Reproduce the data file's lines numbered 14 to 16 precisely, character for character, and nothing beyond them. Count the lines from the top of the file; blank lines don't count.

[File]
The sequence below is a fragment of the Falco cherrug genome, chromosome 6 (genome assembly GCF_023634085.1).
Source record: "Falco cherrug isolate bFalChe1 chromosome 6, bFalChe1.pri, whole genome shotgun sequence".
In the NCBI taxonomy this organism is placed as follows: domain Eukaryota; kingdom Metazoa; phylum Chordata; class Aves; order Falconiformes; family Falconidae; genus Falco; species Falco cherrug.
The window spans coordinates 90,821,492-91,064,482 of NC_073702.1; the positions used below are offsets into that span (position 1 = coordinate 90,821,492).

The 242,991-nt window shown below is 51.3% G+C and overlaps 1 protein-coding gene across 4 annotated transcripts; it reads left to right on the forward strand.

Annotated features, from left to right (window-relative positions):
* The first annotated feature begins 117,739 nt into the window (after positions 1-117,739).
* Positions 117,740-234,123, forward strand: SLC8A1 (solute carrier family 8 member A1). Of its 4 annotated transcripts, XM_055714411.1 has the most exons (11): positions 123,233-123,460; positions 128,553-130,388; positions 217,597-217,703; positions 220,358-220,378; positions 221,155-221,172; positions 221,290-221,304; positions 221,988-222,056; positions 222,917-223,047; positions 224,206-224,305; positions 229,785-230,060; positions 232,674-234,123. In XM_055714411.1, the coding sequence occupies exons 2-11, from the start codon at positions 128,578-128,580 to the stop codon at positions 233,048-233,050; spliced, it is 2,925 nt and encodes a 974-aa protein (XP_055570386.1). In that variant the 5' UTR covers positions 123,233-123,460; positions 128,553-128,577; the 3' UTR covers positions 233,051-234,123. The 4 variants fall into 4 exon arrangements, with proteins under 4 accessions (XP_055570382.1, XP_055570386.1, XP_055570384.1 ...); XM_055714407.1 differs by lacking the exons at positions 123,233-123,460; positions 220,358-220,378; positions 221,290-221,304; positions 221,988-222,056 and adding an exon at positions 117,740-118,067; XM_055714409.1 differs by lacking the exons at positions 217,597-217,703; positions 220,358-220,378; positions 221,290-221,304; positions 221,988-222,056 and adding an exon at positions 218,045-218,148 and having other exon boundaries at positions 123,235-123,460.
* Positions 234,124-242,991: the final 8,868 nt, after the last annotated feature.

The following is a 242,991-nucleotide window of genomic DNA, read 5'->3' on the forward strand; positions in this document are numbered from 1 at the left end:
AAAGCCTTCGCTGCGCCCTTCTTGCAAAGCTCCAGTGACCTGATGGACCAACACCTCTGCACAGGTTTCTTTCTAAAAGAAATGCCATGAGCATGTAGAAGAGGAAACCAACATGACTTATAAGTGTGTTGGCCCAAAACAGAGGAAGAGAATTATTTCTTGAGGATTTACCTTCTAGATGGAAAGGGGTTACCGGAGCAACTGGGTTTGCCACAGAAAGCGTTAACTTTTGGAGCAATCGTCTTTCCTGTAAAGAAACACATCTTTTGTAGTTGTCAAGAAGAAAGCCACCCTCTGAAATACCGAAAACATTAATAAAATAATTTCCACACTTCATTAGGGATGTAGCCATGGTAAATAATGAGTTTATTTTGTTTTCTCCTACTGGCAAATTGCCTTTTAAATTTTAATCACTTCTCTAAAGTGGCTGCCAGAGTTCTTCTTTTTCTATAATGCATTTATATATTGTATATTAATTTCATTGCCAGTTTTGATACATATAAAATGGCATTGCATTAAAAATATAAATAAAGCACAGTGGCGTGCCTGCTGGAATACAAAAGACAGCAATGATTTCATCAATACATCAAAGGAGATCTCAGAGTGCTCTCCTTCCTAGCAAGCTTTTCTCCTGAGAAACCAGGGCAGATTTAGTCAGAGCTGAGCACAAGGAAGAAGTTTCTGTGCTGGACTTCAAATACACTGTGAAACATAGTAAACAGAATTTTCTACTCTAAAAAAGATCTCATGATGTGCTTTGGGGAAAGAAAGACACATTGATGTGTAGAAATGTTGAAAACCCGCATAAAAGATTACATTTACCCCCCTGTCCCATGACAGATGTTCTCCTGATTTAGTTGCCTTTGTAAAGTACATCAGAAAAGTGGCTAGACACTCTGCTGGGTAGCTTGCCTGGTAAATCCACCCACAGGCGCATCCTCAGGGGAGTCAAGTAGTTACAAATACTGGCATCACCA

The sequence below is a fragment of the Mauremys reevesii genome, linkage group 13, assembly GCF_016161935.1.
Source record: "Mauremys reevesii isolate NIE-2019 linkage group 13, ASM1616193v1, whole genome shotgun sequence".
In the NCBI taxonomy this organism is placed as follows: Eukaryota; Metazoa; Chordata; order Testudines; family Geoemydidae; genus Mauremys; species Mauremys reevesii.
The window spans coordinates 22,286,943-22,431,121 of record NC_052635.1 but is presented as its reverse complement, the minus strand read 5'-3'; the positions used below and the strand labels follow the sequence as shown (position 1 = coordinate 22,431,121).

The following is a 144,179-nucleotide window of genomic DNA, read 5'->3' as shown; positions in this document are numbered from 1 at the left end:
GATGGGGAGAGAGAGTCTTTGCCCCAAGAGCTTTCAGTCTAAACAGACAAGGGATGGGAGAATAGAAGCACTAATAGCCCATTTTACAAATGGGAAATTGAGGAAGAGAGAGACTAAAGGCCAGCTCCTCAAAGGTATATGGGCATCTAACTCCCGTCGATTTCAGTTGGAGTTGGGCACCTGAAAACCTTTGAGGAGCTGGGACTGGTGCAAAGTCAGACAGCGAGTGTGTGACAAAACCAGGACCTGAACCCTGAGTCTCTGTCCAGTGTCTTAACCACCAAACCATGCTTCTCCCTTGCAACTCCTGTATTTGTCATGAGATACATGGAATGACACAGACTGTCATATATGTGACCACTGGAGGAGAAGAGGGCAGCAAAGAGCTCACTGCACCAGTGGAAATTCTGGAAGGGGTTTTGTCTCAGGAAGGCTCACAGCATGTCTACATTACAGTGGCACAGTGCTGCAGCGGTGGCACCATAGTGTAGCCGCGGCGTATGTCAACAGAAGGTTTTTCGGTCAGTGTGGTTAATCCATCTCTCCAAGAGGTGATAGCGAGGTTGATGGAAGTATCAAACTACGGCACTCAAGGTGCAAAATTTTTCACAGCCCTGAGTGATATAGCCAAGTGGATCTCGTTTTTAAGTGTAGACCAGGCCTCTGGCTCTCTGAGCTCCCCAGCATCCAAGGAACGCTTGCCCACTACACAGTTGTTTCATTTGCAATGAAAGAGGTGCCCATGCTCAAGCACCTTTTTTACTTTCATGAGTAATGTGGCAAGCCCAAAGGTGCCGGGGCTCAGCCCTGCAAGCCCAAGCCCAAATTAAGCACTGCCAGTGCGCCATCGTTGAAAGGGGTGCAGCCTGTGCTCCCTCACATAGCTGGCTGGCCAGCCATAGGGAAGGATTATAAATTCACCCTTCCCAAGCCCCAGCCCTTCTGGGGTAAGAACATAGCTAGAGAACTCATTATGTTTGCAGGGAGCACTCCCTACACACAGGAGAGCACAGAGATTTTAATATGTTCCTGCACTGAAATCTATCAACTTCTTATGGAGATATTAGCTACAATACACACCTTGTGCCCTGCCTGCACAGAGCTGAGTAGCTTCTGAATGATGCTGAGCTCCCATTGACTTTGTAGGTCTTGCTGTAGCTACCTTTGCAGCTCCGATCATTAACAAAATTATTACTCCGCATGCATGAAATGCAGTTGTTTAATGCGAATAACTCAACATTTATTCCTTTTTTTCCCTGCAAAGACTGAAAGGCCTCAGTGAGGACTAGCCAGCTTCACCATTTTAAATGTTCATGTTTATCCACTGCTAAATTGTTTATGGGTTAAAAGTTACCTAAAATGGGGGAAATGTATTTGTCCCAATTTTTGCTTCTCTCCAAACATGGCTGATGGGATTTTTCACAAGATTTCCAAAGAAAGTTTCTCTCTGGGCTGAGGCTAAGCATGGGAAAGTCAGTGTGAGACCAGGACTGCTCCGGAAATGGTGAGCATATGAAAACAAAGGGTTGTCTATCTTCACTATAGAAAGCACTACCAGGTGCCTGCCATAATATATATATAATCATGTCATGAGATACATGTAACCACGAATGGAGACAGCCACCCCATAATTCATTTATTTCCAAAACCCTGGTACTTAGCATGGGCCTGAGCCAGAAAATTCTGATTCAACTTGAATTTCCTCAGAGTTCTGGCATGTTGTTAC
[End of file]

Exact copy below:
In the NCBI taxonomy this organism is placed as follows: Eukaryota; Metazoa; Chordata; order Testudines; family Geoemydidae; genus Mauremys; species Mauremys reevesii.
The window spans coordinates 22,286,943-22,431,121 of record NC_052635.1 but is presented as its reverse complement, the minus strand read 5'-3'; the positions used below and the strand labels follow the sequence as shown (position 1 = coordinate 22,431,121).

The following is a 144,179-nucleotide window of genomic DNA, read 5'->3' as shown; positions in this document are numbered from 1 at the left end: